Decreased long-term survival with antithymocyte globulin induction in elderly kidney transplant recipients

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Conference Proceeding

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Am J Transplant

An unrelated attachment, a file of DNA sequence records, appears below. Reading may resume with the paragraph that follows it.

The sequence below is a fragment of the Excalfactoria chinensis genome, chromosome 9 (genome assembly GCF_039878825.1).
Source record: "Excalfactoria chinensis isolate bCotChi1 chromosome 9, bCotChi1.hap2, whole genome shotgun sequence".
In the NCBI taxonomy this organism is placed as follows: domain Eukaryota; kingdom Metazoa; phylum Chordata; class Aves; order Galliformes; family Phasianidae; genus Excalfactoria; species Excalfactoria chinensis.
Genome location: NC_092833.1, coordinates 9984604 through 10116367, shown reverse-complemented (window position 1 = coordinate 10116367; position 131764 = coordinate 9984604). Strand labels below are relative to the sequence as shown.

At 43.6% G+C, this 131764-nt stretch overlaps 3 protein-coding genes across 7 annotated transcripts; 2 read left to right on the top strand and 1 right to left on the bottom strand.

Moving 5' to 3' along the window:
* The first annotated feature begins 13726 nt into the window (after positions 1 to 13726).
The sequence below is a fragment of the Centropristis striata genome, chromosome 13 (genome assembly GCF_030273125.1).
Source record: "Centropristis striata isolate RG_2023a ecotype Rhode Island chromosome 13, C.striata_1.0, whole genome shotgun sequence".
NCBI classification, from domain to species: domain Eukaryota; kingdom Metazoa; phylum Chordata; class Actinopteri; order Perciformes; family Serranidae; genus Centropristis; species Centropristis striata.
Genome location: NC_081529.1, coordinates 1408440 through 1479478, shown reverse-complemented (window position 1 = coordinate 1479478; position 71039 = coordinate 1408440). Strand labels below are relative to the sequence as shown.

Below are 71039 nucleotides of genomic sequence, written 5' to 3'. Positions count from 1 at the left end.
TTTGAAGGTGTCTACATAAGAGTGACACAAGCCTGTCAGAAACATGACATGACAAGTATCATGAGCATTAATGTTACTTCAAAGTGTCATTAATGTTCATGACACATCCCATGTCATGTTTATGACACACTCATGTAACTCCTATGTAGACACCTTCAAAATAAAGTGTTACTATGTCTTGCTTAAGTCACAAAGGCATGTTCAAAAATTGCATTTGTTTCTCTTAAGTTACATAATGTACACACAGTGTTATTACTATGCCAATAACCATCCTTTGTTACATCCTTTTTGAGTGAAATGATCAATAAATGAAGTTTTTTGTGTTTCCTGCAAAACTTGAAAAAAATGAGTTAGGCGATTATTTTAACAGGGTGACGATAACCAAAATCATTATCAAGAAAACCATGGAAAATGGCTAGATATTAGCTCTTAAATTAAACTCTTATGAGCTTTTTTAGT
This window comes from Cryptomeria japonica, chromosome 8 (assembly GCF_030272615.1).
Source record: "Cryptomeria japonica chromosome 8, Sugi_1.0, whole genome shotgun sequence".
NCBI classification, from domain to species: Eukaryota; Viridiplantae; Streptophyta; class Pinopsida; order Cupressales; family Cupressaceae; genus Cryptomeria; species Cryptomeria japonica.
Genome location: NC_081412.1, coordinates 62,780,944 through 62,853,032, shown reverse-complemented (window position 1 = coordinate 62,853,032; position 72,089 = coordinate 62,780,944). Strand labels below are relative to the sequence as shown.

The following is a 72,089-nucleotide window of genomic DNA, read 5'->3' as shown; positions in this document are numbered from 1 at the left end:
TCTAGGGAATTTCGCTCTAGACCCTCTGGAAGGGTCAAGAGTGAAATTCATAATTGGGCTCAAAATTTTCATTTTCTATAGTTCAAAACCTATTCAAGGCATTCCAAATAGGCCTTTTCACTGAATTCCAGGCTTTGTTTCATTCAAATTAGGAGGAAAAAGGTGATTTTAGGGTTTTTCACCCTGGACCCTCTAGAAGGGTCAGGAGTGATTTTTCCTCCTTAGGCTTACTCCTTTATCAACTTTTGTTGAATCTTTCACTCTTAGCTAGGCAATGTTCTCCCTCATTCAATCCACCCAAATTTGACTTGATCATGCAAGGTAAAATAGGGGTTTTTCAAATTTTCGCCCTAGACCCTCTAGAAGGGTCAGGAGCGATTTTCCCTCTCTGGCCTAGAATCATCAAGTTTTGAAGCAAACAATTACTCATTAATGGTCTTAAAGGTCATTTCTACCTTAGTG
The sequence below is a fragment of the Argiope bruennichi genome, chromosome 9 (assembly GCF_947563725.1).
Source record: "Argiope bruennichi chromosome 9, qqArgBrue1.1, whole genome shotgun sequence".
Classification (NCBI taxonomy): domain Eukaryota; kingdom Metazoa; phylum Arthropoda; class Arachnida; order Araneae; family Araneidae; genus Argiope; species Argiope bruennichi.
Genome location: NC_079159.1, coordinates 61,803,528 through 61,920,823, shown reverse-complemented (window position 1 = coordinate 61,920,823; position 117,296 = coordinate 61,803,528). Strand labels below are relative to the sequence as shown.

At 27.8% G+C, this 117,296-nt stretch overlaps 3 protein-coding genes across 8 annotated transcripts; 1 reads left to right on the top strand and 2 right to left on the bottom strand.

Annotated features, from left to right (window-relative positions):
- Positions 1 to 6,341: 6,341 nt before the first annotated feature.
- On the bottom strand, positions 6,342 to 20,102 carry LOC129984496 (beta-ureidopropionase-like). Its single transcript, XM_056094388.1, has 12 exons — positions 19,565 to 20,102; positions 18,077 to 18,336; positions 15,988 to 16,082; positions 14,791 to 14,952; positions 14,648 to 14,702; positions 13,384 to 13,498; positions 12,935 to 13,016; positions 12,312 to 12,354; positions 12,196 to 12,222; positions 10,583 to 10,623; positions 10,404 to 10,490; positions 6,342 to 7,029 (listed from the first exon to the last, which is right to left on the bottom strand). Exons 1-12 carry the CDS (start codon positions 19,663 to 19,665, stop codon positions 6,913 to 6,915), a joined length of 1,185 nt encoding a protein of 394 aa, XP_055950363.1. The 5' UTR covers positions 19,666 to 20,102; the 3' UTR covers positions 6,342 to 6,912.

Purpose: Long-term consequences of immunosuppression on the elderly is still unclear. This data to evaluates long-term outcomes for younger (Y) versus elderly (E) kidney transplant recipients (KTR). Methods: A single-center retrospective analysis of 318 medical records from 2003-10 for KTR on mycophenolate, tacrolimus, and steroid regimen was performed. KTR received antithymocyte globulin (Thy: 4.5mg/kg), basiliximab (Sim: 20mg x2), or no induction based on immunological risk. KTR were divided into two cohorts: (Y: ≤59 yrs; n=172; E: ≥65 yrs; n=146). KTR aged 60-64 were excluded to distinguish groups. Graft and patient survival were demonstrated by Kaplan-Meier plots and reliability was tested using a multivariate Cox proportional-hazards model and log-rank test, controlled for induction, type of transplant, gender, and race. Death events were plotted along the follow-up (FU) period by COD. Results: There was no statistical difference between groups' baseline characteristics, induction therapy, graft failure, or median FU days [Y, 2132 (1770, 2729); E, 2048 (1540, 2538); p>0.05]. Y KTR have better survival than E (figure 1) (p<0.001), especially those who received Thy (p<0.001). In the CoxPH model, risk of mortality increased with age [2.169 (1.287, 3.656), p=0.004]. No difference in mortality was observed for Sim or No (p>0.05). When stratified by COD, cancer and infection (Inf) tended to occur early, within the first 5 yrs of transplant. Cardiovascular events (CV) were more evenly distributed during the long-term FU. Conclusions: Despite similar long-term graft survival, patient survival significantly decreased among the elderly patients. Mortality strongly correlated with patients who received Thymo. These findings suggest a survival benefit with less severe immunosuppressive regimen, particularly induction therapy among the elderly.



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